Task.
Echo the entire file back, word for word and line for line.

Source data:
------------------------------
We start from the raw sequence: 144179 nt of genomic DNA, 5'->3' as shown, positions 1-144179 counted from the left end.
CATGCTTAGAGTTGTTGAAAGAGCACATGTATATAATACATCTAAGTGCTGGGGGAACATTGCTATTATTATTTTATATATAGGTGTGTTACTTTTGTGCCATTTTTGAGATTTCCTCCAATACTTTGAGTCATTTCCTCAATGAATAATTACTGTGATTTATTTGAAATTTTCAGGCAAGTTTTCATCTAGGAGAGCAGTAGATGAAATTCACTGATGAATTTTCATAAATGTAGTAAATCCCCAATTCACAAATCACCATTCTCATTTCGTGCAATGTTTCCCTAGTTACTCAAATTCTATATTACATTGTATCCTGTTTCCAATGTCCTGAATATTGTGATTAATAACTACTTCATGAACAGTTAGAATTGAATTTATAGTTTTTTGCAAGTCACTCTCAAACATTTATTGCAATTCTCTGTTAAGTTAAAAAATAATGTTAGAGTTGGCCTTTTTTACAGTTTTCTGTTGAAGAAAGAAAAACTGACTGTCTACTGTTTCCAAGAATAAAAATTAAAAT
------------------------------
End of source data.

We start from the raw sequence: 144179 nt of genomic DNA, 5'->3' as shown, positions 1-144179 counted from the left end.
CATGCTTAGAGTTGTTGAAAGAGCACATGTATATAATACATCTAAGTGCTGGGGGAACATTGCTATTATTATTTTATATATAGGTGTGTTACTTTTGTGCCATTTTTGAGATTTCCTCCAATACTTTGAGTCATTTCCTCAATGAATAATTACTGTGATTTATTTGAAATTTTCAGGCAAGTTTTCATCTAGGAGAGCAGTAGATGAAATTCACTGATGAATTTTCATAAATGTAGTAAATCCCCAATTCACAAATCACCATTCTCATTTCGTGCAATGTTTCCCTAGTTACTCAAATTCTATATTACATTGTATCCTGTTTCCAATGTCCTGAATATTGTGATTAATAACTACTTCATGAACAGTTAGAATTGAATTTATAGTTTTTTGCAAGTCACTCTCAAACATTTATTGCAATTCTCTGTTAAGTTAAAAAATAATGTTAGAGTTGGCCTTTTTTACAGTTTTCTGTTGAAGAAAGAAAAACTGACTGTCTACTGTTTCCAAGAATAAAAATTAAAAT